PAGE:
This Little League Game Brought To You By Corporate Sociopaths – Playmakerjournal


This Little League Game Brought To You By Corporate Sociopaths

Lambeau Field


Packer Bike Riders


In 1999, the book No Logo by Naomi Klein was published. It was about the infiltration of advertising, marketing and branding in everyday life. In 1999, the internet was just getting started and who could have predicted the spam, pop-up ads, spyware, and algorithmic manipulations that we are exposed to these days. Nonetheless, the book is just as relevant as ever and I highly recommend it.

Klein wrote: “Four years ago, when I started writing this book, my hypothesis was mostly based on a hunch. I had been doing some research on university campuses and had begun to notice that many students I was meeting were preoccupied with the inroads private corporations were making into their public schools. They were angry that ads were creeping into cafeterias, common rooms, even washrooms; that their schools were diving into exclusive distribution deals with soft-drink companies and computer manufacturers, and that academic studies were starting to look more and more like market research.”

Her hunch was correct and so was Orwell’s (1984), Huxley’s (Brave New World) and Judge’s (Idiocracy). I think about this when I pump gas at Kwik Trip and the annoying GSTV automatically plays. I always press mute (right side, middle button). One cannot be allowed to have a quiet moment. Even during the mundane act of pumping gas, your mind is bombarded with branding and messaging and advertising.

In 2015, there was a political rumor and rumble about Governor Scott Walker “selling off” Wisconsin’s state parks. Actually, they were not selling the parks but rather exploring different funding options, including sponsorships, concessions and naming rights. “At best, what is up for discussion is the potential sale of naming rights as a way to derive extra revenue for the parks,” concluded James B Nelson at Politifact.

Think about that for a moment: Yellowstone sponsored by Wrangler. The Grand Canyon sponsored by Taco Bell. Or in my neck of the woods, Roche-A-Cri State Park brought to you by Citgo.

All of those places are treasured landmarks and beloved destinations and to bring in corporate branding and advertising and naming rights would tarnish them in a repulsive way.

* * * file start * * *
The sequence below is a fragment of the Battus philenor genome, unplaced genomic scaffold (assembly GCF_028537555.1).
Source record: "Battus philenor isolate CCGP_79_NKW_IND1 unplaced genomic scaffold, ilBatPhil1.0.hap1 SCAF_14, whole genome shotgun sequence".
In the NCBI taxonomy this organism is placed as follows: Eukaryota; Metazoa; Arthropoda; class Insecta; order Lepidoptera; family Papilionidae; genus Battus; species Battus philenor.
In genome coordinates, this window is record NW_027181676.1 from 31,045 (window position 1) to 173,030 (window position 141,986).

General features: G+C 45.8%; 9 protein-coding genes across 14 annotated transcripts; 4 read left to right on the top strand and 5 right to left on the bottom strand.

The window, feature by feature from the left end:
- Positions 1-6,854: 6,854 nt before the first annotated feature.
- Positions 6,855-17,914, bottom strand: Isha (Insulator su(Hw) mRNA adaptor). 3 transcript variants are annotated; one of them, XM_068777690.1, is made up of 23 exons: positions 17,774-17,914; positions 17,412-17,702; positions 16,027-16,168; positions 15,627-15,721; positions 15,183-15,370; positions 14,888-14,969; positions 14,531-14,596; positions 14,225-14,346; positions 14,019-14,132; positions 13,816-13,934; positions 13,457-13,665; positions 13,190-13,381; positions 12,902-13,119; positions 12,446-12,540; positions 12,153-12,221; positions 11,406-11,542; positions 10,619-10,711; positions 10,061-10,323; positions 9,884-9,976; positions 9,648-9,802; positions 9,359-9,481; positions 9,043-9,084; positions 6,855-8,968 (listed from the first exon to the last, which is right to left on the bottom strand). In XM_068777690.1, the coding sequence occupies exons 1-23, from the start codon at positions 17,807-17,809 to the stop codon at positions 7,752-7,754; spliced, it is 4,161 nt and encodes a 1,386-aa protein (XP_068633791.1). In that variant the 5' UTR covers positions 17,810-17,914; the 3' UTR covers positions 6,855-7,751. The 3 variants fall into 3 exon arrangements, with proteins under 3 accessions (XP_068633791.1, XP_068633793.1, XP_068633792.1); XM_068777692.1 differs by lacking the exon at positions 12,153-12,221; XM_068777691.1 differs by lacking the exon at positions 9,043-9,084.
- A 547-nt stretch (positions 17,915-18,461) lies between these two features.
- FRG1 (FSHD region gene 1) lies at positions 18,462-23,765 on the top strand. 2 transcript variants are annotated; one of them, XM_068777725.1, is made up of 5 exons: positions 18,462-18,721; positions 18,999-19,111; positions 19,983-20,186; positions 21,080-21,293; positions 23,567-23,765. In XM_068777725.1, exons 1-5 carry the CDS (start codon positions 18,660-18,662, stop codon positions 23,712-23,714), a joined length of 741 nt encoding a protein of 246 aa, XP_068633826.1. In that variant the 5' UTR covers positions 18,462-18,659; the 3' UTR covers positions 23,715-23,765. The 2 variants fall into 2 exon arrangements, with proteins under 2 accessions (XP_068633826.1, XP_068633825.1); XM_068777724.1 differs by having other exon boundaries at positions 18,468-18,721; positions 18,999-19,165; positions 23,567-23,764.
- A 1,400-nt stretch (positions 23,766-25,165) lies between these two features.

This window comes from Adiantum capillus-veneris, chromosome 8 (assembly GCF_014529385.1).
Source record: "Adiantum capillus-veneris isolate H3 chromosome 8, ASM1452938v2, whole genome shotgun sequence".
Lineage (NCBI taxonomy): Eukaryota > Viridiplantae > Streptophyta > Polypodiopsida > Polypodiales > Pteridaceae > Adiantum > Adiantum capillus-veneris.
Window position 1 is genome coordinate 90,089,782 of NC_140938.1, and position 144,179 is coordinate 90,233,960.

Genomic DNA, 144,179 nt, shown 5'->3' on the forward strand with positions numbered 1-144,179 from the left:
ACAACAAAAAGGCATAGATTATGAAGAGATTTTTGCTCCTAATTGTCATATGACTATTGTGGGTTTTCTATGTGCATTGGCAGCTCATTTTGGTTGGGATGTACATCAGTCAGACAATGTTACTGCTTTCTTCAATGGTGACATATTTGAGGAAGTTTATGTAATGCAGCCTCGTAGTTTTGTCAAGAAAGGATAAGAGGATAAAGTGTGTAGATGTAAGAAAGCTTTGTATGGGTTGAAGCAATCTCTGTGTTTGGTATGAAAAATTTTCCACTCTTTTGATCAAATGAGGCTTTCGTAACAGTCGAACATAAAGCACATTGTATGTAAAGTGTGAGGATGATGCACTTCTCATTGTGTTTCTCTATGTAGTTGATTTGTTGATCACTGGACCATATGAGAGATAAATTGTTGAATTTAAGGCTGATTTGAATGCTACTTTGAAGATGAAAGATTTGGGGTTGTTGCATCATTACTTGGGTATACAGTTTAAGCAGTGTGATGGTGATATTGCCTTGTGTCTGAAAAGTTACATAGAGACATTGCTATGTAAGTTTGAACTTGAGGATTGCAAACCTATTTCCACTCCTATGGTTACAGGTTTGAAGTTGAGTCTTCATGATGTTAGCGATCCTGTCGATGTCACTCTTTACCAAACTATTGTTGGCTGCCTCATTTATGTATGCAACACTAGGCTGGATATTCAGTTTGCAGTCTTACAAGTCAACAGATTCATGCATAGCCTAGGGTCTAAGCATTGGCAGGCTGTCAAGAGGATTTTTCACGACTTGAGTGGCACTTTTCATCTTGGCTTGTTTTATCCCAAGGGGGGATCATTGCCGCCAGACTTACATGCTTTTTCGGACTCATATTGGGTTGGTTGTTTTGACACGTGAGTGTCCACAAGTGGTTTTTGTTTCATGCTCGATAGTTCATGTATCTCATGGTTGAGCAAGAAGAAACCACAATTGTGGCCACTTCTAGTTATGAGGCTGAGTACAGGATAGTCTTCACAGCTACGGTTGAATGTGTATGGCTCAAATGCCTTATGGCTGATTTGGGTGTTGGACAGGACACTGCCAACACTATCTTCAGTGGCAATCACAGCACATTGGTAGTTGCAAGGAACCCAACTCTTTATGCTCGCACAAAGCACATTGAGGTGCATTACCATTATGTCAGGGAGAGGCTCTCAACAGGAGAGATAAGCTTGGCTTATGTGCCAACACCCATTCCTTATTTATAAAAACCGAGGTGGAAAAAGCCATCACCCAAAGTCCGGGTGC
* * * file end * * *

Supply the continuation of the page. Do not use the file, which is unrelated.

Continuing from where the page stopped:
Yet our sports stadiums are also treasured landmarks and beloved destinations and they have been sold out to corporate interests a long time ago. Team owners can make that decision and they do. It’s the easiest money they ever made. However, Petco Park simply doesn’t have the same sound and feel of Camden Yards or Candlestick Park or Fenway Park.

This is what I’ve been mulling over this past year when Miller Park was renamed American Family Field. As a beer brewer, having the stadium called Miller Park made perfect sense and the naming rights did not seem intrusive at all. The Brewers as a team were named as an acknowledgment of Milwaukee’s beer brewing history. Having the new stadium named Miller Park made perfect sense and American Family Field does not. They are the Milwaukee Brewers, not the Milwaukee Insurance Agents.

But it is of no surprise that American Family Insurance would make this move as they have a track record of vampire advertising in Wisconsin sports. Like a lamprey that attaches itself to a salmon, American Family Insurance awkwardly attaches its brand into Wisconsin’s sporting scene and they spend vast amounts of cash to do it. They are like a loser rich kid that doesn’t fit in and has to buy people’s attention and worm their way into everything cool.

I discovered this when I was writing for The New York Times. I wanted to write about a decades-old tradition that takes place at the Green Bay Packer summer training camp. Kids line up outside Lambeau Field and when the players emerge to go to the practice field, the kids offer their bikes to the players to ride over and they jog along. That’s it. A simple gesture and tradition between a kid and a professional football player. And then I learned that this childhood scene of summer was now sponsored by American Family Insurance. When I first learned of it, I thought, “You’ve got to be shitting me. They can’t even leave this alone.”

In the end, the story got bumped and by the time some slots opened up in the sports pages, football’s summer training camps were over. The piece never ran in the Times and this story has never been published before until now: